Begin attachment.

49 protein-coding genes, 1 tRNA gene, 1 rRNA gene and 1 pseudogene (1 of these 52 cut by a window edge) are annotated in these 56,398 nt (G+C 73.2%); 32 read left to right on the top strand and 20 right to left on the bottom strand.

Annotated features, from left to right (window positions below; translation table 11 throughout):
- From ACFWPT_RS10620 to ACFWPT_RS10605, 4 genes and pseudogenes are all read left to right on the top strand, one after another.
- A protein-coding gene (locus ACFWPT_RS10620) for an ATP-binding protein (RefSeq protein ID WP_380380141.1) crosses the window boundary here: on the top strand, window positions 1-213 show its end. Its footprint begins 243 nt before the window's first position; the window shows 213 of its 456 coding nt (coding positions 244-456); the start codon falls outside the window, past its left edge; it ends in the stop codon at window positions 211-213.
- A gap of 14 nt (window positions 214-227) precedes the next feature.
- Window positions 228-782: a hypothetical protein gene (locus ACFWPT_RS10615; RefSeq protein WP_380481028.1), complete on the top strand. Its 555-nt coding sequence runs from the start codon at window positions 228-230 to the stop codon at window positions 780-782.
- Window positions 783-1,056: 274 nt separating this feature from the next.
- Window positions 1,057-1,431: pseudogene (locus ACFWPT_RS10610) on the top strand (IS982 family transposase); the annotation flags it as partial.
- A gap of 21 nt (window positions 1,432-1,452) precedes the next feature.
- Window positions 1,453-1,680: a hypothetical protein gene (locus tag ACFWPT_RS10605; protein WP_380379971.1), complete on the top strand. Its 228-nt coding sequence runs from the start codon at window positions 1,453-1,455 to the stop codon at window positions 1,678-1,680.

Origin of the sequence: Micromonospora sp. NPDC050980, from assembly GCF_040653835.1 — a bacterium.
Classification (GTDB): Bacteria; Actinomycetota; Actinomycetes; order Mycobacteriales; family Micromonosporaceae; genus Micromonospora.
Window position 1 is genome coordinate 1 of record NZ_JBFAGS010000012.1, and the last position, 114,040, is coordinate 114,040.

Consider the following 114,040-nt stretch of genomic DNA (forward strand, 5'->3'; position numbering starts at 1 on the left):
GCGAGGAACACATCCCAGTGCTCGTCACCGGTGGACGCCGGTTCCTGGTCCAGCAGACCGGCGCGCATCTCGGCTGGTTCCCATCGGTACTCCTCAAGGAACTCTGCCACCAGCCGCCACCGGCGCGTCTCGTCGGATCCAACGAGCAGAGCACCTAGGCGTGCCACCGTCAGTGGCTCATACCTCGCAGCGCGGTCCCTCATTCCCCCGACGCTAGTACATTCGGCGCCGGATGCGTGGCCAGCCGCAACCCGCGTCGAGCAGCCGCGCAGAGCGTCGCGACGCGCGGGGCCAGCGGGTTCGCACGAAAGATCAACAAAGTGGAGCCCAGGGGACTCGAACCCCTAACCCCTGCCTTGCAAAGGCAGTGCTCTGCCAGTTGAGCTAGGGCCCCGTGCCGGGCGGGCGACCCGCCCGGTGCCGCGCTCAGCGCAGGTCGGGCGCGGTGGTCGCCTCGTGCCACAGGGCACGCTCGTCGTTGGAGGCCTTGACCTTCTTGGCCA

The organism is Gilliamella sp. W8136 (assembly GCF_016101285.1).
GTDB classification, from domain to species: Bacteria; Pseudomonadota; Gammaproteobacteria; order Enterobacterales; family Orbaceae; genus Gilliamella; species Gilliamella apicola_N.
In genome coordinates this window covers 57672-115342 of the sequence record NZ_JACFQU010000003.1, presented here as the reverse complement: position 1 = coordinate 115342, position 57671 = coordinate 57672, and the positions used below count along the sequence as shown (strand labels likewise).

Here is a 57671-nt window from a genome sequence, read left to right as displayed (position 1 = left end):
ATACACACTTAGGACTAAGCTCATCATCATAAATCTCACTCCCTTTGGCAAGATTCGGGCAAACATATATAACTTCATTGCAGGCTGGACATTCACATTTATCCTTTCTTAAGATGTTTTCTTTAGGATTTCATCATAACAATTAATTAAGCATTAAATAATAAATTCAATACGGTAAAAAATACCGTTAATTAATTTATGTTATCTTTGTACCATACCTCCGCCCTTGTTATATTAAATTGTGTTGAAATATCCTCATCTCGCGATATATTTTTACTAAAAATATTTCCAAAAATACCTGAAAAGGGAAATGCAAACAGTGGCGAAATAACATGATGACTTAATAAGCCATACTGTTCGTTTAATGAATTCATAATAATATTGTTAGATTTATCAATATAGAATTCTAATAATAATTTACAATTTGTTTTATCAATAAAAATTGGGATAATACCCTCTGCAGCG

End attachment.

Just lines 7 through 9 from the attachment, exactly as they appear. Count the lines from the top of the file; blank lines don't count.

- Window positions 783-1,056: 274 nt separating this feature from the next.
- Window positions 1,057-1,431: pseudogene (locus ACFWPT_RS10610) on the top strand (IS982 family transposase); the annotation flags it as partial.
- A gap of 21 nt (window positions 1,432-1,452) precedes the next feature.